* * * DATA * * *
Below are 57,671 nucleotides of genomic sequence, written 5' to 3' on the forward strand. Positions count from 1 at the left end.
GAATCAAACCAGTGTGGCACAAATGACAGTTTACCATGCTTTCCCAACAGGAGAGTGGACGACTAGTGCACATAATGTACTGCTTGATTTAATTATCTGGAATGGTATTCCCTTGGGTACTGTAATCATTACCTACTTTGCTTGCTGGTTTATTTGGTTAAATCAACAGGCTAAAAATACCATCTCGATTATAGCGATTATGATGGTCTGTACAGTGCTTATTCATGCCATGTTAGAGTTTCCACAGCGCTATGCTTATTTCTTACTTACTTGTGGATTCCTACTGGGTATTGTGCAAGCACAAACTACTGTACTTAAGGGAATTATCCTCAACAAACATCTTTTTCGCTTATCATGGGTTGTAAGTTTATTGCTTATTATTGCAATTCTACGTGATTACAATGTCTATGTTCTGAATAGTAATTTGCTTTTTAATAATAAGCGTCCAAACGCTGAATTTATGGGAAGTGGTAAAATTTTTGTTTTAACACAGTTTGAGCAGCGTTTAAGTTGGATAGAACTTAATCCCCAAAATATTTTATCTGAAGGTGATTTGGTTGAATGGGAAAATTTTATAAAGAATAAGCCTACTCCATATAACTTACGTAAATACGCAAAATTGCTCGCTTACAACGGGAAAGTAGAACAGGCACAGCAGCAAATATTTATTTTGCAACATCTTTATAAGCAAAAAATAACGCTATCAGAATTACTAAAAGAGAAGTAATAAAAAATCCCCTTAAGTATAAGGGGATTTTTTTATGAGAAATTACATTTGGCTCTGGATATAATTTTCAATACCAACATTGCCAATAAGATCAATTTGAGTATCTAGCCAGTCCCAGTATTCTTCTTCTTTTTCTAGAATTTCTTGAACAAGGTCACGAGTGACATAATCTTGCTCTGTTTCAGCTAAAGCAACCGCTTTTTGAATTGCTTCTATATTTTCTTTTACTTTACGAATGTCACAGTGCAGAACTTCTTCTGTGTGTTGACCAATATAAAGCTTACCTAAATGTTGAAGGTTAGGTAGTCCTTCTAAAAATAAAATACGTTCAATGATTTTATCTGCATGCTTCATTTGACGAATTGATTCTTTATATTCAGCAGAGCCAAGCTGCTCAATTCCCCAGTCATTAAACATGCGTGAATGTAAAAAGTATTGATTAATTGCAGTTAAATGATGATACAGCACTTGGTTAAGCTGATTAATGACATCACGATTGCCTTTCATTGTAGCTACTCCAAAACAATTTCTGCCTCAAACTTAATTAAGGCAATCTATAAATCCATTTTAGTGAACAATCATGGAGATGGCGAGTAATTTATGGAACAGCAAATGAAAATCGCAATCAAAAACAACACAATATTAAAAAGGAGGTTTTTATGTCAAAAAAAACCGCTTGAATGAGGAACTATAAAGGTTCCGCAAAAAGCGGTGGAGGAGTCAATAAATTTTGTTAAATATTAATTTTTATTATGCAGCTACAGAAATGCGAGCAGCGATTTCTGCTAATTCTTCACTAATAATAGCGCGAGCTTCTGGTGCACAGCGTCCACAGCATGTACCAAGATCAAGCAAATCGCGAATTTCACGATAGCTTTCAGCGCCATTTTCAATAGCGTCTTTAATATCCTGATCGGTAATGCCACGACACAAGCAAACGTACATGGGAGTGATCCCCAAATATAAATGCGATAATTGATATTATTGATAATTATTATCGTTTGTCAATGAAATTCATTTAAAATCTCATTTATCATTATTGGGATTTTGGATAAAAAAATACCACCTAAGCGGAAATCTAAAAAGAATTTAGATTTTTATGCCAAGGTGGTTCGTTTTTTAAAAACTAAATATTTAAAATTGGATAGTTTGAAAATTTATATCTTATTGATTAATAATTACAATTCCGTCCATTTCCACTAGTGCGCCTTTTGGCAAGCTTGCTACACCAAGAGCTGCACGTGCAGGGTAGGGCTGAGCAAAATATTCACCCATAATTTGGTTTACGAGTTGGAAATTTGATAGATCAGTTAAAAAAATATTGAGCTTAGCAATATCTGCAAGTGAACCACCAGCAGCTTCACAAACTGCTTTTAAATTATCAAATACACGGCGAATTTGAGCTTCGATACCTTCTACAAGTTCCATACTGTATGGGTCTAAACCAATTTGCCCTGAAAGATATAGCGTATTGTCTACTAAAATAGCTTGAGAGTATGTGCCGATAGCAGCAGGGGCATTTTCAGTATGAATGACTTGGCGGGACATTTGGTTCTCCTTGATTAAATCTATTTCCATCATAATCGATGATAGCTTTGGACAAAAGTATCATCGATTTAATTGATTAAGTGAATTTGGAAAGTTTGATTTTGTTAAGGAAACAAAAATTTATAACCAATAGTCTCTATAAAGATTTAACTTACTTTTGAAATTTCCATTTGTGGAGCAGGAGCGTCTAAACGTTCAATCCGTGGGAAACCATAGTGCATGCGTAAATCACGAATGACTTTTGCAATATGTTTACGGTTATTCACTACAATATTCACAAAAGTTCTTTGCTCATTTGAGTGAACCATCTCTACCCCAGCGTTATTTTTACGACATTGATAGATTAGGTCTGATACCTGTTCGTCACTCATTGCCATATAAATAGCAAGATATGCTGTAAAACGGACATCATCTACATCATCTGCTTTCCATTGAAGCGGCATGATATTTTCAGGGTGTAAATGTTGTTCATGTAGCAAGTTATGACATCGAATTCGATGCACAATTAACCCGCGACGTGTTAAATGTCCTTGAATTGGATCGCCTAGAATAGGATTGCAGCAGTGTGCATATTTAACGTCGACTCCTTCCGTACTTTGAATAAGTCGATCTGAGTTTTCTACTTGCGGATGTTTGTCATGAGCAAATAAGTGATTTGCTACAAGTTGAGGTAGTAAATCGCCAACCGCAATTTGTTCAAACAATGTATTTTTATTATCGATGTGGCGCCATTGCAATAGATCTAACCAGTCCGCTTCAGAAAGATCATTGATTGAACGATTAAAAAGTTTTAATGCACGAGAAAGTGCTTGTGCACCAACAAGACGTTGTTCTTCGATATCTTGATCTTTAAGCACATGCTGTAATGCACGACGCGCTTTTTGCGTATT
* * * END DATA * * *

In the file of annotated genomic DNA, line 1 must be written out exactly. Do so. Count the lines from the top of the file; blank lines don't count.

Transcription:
Below are 57,671 nucleotides of genomic sequence, written 5' to 3' on the forward strand. Positions count from 1 at the left end.